Recent Courier-Journal story highlights what most lawyers knew or should have known for years, and that is law school is not the financially rewarding career it once was. But, if you are in it solely for the money, then maybe the practice of law is not right for you.
Hmmm. Whatdya think, big guy? Photo by Michael Stevens.
And the numbers are:
Lawyers in Kentucky: 13,292
In Jefferson County: 4,582.
Kentucky law school applications
U of L
The story – “Law School applications plummet – at U of L too“, Oct. 20, 2014, by Andrew Wolfson.
Mirroring a national trend, applications to Brandeis plummeted 59 percent over the past three years, to 618 from 1,495, while enrollment of first-year students dipped nearly 30 percent, to 94 from 132.
Nationally, enrollment in law schools has declined 24 percent since 2010 as college graduates realize that law is no longer an automatic ticket to the good life.
“The message out there is that it is not a good investment,” said Susan Duncan, interim dean of U of L’s law school. She disputes that assertion, noting that Brandeis, founded in 1846, has been consistently named a “best value” by National Jurist and other magazines and that law opens doors to many professions.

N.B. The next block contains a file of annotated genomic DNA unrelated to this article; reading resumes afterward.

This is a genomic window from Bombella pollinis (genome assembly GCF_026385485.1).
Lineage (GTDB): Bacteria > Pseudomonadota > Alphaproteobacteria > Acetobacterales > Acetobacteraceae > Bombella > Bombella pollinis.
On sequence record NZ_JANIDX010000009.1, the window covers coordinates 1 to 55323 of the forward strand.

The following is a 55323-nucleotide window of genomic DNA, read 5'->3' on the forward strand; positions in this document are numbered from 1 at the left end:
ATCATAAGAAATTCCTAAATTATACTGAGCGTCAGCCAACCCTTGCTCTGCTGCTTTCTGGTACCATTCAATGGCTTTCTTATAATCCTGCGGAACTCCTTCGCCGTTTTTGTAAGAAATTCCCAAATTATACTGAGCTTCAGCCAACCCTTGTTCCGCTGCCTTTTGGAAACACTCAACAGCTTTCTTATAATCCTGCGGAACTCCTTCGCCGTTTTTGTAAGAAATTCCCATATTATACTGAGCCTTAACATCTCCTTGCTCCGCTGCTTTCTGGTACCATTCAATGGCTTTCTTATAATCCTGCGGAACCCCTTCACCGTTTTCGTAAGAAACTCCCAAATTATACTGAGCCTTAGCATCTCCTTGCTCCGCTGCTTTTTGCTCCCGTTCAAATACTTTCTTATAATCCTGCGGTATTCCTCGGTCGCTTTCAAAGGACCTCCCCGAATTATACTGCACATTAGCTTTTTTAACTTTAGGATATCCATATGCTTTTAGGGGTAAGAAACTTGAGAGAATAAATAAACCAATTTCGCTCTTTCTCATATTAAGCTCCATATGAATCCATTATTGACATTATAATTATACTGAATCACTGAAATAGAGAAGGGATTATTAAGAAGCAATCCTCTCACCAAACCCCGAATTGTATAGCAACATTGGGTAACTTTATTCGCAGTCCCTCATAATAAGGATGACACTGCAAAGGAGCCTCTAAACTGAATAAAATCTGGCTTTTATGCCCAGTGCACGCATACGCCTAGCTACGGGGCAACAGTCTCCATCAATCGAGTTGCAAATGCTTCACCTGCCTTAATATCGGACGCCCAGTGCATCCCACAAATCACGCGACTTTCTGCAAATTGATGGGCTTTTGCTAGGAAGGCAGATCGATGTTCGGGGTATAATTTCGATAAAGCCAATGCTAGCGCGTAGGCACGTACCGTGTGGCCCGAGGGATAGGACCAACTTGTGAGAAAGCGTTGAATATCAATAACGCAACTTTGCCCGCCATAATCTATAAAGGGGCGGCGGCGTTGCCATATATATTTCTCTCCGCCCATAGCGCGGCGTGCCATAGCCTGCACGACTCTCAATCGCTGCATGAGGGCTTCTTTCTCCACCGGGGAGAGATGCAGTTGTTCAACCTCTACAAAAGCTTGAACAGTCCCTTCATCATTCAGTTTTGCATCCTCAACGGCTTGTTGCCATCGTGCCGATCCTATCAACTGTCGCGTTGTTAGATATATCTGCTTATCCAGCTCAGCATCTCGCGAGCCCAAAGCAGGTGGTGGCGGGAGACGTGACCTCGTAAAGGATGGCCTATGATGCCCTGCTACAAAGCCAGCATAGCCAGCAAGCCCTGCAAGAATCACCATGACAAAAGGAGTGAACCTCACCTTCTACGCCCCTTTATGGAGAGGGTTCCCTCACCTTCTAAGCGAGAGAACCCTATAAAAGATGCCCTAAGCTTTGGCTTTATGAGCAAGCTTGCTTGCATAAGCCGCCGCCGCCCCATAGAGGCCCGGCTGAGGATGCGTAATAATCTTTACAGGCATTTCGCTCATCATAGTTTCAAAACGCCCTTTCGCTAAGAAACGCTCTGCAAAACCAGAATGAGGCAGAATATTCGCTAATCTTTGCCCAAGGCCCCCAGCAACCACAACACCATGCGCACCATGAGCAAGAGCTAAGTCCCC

Louisville grads did slightly better: Eighty-six percent had a job within nine months of graduating while 65 percent had jobs that required a law degree.
Ironically, U of L’s former dean, Jim Chen, may have been the first scholar to scientifically compute the value of a law degree in research and suggest it is at best a marginally worthwhile investment.
In a 2012 law journal article that reverberated through the profession, he wrote that borrowing money to go to law school makes sense only if you can count on earning three times annual tuition. He also said that even paying in-state tuition at a “bargain” school like U of L, graduates who borrow money to attend will find it “precarious” to afford a $100,000 home.